It was very interesting for me, a guy from Iceland to read this book, for Dialo's life in Africa was so totaly different from growing up here in Iceland, but what we do have in common though is a deep love and respect for drumming, music and the power of both to heal. I would like to add, that though there is a big difference on the surface it is interesting to see how similar humans are underneath the surface.
I could recommend this book for all who have interest in traditional African music and culture, and also for all those who play the Djembe this book is a must.
For those of you who are studying drumming and/or rhythms I also recomend Sule Greg Vilson's "The drummers path", Reinhard Flatichler's "The forgotten power of rhythm", And "A rhytmmic vocbulary" by Alan Dworsky.
What did you think of this review?
Fun to Read
About the reviewer
Örn Leifsson (ornleifs)
I have a BA in Philosophy but my main interest is Music. I play the piano andI have also learned a little to play the Guitar, Violin, Drum Set and the Djembe. The Music I love the most is … more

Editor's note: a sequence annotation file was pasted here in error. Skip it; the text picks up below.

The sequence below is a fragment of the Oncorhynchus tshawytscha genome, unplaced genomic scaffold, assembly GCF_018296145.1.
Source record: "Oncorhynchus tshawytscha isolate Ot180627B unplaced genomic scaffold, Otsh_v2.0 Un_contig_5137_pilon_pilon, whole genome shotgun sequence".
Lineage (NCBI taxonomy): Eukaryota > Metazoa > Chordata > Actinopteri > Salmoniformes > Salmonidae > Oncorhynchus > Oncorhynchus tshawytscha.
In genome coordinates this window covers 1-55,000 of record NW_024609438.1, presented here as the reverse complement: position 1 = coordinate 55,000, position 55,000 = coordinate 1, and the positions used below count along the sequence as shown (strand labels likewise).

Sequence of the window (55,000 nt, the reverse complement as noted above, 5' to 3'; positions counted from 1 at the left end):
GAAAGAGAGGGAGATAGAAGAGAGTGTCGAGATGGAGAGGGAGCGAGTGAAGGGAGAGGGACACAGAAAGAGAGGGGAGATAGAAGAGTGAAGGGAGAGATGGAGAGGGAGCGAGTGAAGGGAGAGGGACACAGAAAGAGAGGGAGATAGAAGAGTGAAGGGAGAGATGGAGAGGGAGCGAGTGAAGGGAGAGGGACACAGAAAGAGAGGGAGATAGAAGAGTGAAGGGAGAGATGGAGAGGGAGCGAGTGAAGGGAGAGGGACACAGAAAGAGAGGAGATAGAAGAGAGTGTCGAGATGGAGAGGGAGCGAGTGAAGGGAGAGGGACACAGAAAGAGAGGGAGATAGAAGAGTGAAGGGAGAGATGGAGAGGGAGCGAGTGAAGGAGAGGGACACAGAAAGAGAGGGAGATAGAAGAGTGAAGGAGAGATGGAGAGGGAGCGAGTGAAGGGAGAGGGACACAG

Consider the Source
Use Trust Points to see how much you can rely on this review.
The Healing Drum is more than a literary autobiography; it includes considerable ethnographic information about Minianka culture. --Shaman's Drum
This is not actually a scholarly book, but that is part of its strength: the subjects discussed in Part One, about Minianka culture as a whole, are those covered in standard ethnographic studies. --Ethnomusicology
Together Diallo and Hall have collaborated to produce a text that combines anthropology, sociology, philosophy and music in a potent and thought-provoking read. --The Jazz Report